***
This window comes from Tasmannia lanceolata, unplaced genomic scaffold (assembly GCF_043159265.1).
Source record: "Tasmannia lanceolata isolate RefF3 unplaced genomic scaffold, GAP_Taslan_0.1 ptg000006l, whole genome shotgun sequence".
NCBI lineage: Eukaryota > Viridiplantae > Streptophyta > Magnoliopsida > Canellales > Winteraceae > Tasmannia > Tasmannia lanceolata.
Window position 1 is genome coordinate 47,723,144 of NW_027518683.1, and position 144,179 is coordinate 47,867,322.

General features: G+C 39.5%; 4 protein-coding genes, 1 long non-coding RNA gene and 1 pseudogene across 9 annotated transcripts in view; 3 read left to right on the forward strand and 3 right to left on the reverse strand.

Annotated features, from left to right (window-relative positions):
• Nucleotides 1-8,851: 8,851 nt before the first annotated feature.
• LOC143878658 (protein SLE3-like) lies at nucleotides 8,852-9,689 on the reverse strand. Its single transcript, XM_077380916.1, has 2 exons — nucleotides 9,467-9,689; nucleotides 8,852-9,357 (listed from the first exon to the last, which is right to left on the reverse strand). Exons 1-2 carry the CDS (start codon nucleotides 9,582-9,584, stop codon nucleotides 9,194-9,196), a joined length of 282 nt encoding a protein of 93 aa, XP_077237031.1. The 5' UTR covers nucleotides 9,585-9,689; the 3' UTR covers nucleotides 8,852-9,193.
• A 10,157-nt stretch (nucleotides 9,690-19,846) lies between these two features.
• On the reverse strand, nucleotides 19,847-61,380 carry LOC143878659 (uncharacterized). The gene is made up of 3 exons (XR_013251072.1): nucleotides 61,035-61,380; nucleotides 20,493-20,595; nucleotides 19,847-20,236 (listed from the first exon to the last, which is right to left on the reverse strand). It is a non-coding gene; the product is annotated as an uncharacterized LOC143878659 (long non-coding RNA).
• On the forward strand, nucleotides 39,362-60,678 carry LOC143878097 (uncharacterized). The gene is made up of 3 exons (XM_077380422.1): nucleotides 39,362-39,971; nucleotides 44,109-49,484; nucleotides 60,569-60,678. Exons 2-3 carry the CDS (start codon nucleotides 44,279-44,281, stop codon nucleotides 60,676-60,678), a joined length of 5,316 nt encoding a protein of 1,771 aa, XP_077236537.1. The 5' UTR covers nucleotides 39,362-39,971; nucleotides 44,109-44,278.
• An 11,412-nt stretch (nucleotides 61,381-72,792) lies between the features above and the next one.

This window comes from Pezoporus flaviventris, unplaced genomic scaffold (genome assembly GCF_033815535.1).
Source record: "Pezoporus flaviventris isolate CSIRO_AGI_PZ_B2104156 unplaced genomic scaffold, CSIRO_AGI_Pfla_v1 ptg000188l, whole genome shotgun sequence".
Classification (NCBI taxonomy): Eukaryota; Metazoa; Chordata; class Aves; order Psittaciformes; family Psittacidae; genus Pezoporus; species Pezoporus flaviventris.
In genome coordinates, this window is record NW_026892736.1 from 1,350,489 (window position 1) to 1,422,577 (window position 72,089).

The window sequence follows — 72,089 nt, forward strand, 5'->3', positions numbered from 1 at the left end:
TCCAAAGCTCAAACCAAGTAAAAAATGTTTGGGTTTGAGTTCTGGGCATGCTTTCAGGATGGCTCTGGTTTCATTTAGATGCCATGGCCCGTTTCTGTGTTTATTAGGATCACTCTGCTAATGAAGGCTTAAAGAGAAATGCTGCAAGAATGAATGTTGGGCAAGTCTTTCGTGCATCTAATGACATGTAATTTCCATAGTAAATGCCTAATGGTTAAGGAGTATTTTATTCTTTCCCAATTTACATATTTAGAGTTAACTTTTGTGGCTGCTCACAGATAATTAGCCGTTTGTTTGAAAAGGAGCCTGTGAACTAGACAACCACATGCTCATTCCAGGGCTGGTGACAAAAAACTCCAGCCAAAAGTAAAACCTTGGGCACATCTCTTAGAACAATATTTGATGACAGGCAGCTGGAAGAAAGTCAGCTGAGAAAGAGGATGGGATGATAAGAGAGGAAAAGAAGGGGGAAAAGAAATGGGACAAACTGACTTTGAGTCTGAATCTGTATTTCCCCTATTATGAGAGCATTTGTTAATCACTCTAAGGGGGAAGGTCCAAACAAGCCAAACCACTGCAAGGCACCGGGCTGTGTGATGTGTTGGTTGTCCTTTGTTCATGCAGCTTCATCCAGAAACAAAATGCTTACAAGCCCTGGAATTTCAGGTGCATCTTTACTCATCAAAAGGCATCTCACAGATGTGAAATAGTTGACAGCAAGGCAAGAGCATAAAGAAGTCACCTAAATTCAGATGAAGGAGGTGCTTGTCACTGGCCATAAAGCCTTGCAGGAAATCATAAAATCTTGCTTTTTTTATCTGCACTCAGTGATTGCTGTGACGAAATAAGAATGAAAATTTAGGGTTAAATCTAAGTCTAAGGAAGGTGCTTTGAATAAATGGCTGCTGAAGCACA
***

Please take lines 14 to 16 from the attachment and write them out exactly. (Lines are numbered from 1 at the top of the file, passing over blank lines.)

Source record: "Pezoporus flaviventris isolate CSIRO_AGI_PZ_B2104156 unplaced genomic scaffold, CSIRO_AGI_Pfla_v1 ptg000188l, whole genome shotgun sequence".
Classification (NCBI taxonomy): Eukaryota; Metazoa; Chordata; class Aves; order Psittaciformes; family Psittacidae; genus Pezoporus; species Pezoporus flaviventris.
In genome coordinates, this window is record NW_026892736.1 from 1,350,489 (window position 1) to 1,422,577 (window position 72,089).